Maybe it was a prototype to see how people used it, but I think they’ve created something so pathetic and so much about failure (theirs, and your own) that the results wouldn’t be worth too much to me.

The little touches that mean so much

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We did an unplanned meal shopping thing at Safeway the other day – went in for that night’s meal, thinking “let’s get some fish, and maybe some vegetables.” We check out the fish and choose Dover Sole, relatively bland. We think about some spices and I go off to the spice aisle for something from Zatarains or whoever has that silhouetted dancing chef (anyone?), but then we see this pretty cool display right in front of our noses (there’s so much crap on display in these stores that I guess we tend to look past it when possible) – a variety of spices and marinades.

The fish-prepping man was incredibly nice, very genial, and asked lots of questions as he prepared our food (“how spicy do you like it?”, etc.). We could get the spices on the fish, or on the side. He pointed out another flavor they had but didn’t have room for in the display. We went from ingredients to meal with an enjoyable and custom bit of service (yeah, you can buy flavored/spiced fish and chicken, already done, but this was done at that moment, just for us).

Of course, there were no ingredients on these containers and if you’ve ever read the packages on marinades and flavoring spices you’ve probably noticed the ridiculous amount of salt they contain. We usually comparison shop at length until we find something that is not going to drown us in NaCl. Well, as you can imagine, the fish was spicy and really really really really salty. Each bit was like someone held your tongue with a pair of tongs and held a container of free-running salt above your head for a full minute.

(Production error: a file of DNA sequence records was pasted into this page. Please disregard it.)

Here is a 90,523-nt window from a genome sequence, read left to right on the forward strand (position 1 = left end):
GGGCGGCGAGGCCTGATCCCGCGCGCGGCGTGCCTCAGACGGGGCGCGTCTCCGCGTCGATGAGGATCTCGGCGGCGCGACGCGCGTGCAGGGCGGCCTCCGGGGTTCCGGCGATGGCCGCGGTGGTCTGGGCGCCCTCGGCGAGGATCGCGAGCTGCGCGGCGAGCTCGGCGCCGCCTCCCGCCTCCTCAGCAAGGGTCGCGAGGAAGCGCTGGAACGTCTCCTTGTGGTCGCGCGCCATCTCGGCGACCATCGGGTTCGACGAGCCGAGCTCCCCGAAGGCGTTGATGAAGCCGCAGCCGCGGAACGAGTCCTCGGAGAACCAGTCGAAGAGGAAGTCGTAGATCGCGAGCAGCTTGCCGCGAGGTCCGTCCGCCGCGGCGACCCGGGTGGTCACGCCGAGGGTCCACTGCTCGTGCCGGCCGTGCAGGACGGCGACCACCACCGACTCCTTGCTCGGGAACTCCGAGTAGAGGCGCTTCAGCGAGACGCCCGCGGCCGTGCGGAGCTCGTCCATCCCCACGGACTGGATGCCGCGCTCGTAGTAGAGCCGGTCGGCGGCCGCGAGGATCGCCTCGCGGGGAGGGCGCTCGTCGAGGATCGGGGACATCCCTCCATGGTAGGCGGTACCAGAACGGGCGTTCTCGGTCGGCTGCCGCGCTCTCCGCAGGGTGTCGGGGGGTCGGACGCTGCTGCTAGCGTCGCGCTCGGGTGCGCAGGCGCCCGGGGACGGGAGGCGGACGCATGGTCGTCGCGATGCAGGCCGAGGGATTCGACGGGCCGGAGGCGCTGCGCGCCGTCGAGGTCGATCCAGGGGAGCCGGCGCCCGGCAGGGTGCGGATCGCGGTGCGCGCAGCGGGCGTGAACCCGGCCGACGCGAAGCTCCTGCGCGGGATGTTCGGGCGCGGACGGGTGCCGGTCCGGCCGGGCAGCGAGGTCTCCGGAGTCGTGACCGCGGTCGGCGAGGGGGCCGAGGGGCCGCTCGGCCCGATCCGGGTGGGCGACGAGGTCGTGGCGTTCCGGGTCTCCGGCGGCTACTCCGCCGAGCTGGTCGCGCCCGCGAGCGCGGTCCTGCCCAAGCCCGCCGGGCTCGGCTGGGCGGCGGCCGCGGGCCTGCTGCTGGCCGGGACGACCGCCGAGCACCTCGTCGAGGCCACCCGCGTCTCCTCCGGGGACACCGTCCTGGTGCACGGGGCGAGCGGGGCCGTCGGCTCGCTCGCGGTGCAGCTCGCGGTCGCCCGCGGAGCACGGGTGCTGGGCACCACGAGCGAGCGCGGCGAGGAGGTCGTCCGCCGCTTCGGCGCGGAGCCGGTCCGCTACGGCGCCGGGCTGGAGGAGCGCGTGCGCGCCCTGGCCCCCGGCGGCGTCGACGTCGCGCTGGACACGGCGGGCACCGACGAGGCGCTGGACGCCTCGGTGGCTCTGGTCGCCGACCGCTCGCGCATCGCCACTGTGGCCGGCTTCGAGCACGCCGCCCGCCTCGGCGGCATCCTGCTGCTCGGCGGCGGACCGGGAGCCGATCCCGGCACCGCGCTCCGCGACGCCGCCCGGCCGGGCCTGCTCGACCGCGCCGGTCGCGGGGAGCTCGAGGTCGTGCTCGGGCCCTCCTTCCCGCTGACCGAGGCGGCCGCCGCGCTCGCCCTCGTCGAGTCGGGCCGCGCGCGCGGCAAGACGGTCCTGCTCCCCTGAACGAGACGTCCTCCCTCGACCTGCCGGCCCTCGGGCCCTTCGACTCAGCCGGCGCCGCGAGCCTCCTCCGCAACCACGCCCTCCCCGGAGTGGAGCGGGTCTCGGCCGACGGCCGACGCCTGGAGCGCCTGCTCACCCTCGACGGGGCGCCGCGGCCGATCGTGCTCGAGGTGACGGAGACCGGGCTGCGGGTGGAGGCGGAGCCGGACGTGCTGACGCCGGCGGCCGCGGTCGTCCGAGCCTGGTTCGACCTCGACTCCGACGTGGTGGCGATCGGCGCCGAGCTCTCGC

Interestingly, I don’t blame Safeway for that. I take responsibility – caveat emptor – for purchasing a likely-to-be-salty product without finding out more. I compliment Safeway for providing a value-added experience (with the quality of the service – the human – really making it work). I guess we won’t do that next time, and will take the prep burden back on ourselves.

also: I thought the design of the marinade dispensers was kinda cool, allowing you to measure and presumably prevent overpouring.

Check out checking out

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I was thinking about how to describe this mess of a Safeway receipt when I read a post on Niblettes that mentioned “brand diarrhea.”

[as I’ve said, I won’t call the person Niblettes, I’ll call him John, but I will call the blog Niblettes. This is my brand aphasia. Or silliness threshold]

They’ve jammed every form of bonus/status/ad/info at the end. For this purchase, the checkout dude even stopped afterwards and recited a lengthy speech referring me to the information located on the bottom of the receipt that I should check out if I had time. His tone suggested there was maybe something special there that I hadn’t noticed, something specific they would want me to find. But what?

He then called me Mr. Portugal and also gave me $100 cash-back, even though I had only paid for $80. I returned the other $20.